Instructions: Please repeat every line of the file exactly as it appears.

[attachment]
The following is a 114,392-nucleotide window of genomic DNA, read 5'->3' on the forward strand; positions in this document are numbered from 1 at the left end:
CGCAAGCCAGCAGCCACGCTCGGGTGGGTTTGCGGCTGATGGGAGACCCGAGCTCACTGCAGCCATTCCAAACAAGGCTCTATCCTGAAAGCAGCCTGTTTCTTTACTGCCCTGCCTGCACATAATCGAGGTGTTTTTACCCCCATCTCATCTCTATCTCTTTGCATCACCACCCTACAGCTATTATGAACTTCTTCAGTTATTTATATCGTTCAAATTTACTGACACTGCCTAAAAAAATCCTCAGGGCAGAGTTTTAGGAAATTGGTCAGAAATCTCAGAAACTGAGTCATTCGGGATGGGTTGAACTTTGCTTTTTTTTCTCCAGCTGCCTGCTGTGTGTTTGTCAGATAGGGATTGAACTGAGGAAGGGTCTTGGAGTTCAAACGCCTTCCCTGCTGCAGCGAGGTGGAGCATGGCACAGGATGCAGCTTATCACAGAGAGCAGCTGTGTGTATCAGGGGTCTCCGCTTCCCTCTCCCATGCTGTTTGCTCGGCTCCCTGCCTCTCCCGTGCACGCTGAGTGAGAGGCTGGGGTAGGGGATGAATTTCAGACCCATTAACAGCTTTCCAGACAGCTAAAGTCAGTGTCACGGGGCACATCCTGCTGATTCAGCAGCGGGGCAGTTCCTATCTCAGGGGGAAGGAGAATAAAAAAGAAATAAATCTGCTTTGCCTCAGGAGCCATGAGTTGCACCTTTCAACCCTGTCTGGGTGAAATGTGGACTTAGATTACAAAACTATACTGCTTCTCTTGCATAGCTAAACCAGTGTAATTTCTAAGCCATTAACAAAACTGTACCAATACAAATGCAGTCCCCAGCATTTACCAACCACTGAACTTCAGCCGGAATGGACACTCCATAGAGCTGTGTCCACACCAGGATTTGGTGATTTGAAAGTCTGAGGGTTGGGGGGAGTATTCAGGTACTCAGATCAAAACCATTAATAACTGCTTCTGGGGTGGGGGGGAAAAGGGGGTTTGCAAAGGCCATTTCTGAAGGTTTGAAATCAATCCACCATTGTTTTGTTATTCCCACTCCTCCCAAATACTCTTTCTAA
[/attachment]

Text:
The following is a 114,392-nucleotide window of genomic DNA, read 5'->3' on the forward strand; positions in this document are numbered from 1 at the left end:
CGCAAGCCAGCAGCCACGCTCGGGTGGGTTTGCGGCTGATGGGAGACCCGAGCTCACTGCAGCCATTCCAAACAAGGCTCTATCCTGAAAGCAGCCTGTTTCTTTACTGCCCTGCCTGCACATAATCGAGGTGTTTTTACCCCCATCTCATCTCTATCTCTTTGCATCACCACCCTACAGCTATTATGAACTTCTTCAGTTATTTATATCGTTCAAATTTACTGACACTGCCTAAAAAAATCCTCAGGGCAGAGTTTTAGGAAATTGGTCAGAAATCTCAGAAACTGAGTCATTCGGGATGGGTTGAACTTTGCTTTTTTTTCTCCAGCTGCCTGCTGTGTGTTTGTCAGATAGGGATTGAACTGAGGAAGGGTCTTGGAGTTCAAACGCCTTCCCTGCTGCAGCGAGGTGGAGCATGGCACAGGATGCAGCTTATCACAGAGAGCAGCTGTGTGTATCAGGGGTCTCCGCTTCCCTCTCCCATGCTGTTTGCTCGGCTCCCTGCCTCTCCCGTGCACGCTGAGTGAGAGGCTGGGGTAGGGGATGAATTTCAGACCCATTAACAGCTTTCCAGACAGCTAAAGTCAGTGTCACGGGGCACATCCTGCTGATTCAGCAGCGGGGCAGTTCCTATCTCAGGGGGAAGGAGAATAAAAAAGAAATAAATCTGCTTTGCCTCAGGAGCCATGAGTTGCACCTTTCAACCCTGTCTGGGTGAAATGTGGACTTAGATTACAAAACTATACTGCTTCTCTTGCATAGCTAAACCAGTGTAATTTCTAAGCCATTAACAAAACTGTACCAATACAAATGCAGTCCCCAGCATTTACCAACCACTGAACTTCAGCCGGAATGGACACTCCATAGAGCTGTGTCCACACCAGGATTTGGTGATTTGAAAGTCTGAGGGTTGGGGGGAGTATTCAGGTACTCAGATCAAAACCATTAATAACTGCTTCTGGGGTGGGGGGGAAAAGGGGGTTTGCAAAGGCCATTTCTGAAGGTTTGAAATCAATCCACCATTGTTTTGTTATTCCCACTCCTCCCAAATACTCTTTCTAA